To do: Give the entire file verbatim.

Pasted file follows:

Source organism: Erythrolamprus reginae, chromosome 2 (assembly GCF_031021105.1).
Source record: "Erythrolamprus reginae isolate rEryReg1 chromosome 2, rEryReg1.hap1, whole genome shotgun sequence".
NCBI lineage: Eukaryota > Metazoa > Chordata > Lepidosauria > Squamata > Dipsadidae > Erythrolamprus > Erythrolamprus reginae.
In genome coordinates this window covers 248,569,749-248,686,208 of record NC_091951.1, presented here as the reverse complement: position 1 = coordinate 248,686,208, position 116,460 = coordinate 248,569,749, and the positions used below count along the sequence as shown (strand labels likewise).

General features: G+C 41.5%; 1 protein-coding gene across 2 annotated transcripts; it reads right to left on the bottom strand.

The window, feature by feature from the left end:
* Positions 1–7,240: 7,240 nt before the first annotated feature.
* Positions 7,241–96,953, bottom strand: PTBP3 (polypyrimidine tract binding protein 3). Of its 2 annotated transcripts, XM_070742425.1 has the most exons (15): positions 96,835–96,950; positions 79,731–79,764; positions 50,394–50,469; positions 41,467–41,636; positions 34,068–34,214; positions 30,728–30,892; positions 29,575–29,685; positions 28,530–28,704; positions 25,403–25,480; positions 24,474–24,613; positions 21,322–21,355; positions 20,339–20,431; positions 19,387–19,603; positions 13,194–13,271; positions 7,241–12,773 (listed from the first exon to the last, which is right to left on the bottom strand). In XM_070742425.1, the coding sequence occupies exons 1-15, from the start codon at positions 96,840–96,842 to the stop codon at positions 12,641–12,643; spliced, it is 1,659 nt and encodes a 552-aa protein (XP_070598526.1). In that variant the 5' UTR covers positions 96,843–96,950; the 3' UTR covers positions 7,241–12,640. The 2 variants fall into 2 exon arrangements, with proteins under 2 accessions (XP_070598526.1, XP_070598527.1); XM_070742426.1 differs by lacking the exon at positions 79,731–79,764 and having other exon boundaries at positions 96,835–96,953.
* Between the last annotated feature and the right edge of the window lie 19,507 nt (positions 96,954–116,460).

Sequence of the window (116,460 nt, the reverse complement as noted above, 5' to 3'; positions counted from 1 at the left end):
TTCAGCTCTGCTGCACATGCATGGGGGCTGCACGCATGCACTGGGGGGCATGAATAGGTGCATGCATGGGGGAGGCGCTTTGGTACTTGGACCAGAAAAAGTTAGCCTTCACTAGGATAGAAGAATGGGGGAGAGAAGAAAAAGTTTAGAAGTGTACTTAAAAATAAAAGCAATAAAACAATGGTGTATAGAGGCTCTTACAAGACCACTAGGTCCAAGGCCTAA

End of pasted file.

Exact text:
Source organism: Erythrolamprus reginae, chromosome 2 (assembly GCF_031021105.1).
Source record: "Erythrolamprus reginae isolate rEryReg1 chromosome 2, rEryReg1.hap1, whole genome shotgun sequence".
NCBI lineage: Eukaryota > Metazoa > Chordata > Lepidosauria > Squamata > Dipsadidae > Erythrolamprus > Erythrolamprus reginae.
In genome coordinates this window covers 248,569,749-248,686,208 of record NC_091951.1, presented here as the reverse complement: position 1 = coordinate 248,686,208, position 116,460 = coordinate 248,569,749, and the positions used below count along the sequence as shown (strand labels likewise).

General features: G+C 41.5%; 1 protein-coding gene across 2 annotated transcripts; it reads right to left on the bottom strand.

The window, feature by feature from the left end:
* Positions 1–7,240: 7,240 nt before the first annotated feature.
* Positions 7,241–96,953, bottom strand: PTBP3 (polypyrimidine tract binding protein 3). Of its 2 annotated transcripts, XM_070742425.1 has the most exons (15): positions 96,835–96,950; positions 79,731–79,764; positions 50,394–50,469; positions 41,467–41,636; positions 34,068–34,214; positions 30,728–30,892; positions 29,575–29,685; positions 28,530–28,704; positions 25,403–25,480; positions 24,474–24,613; positions 21,322–21,355; positions 20,339–20,431; positions 19,387–19,603; positions 13,194–13,271; positions 7,241–12,773 (listed from the first exon to the last, which is right to left on the bottom strand). In XM_070742425.1, the coding sequence occupies exons 1-15, from the start codon at positions 96,840–96,842 to the stop codon at positions 12,641–12,643; spliced, it is 1,659 nt and encodes a 552-aa protein (XP_070598526.1). In that variant the 5' UTR covers positions 96,843–96,950; the 3' UTR covers positions 7,241–12,640. The 2 variants fall into 2 exon arrangements, with proteins under 2 accessions (XP_070598526.1, XP_070598527.1); XM_070742426.1 differs by lacking the exon at positions 79,731–79,764 and having other exon boundaries at positions 96,835–96,953.
* Between the last annotated feature and the right edge of the window lie 19,507 nt (positions 96,954–116,460).

Sequence of the window (116,460 nt, the reverse complement as noted above, 5' to 3'; positions counted from 1 at the left end):
TTCAGCTCTGCTGCACATGCATGGGGGCTGCACGCATGCACTGGGGGGCATGAATAGGTGCATGCATGGGGGAGGCGCTTTGGTACTTGGACCAGAAAAAGTTAGCCTTCACTAGGATAGAAGAATGGGGGAGAGAAGAAAAAGTTTAGAAGTGTACTTAAAAATAAAAGCAATAAAACAATGGTGTATAGAGGCTCTTACAAGACCACTAGGTCCAAGGCCTAA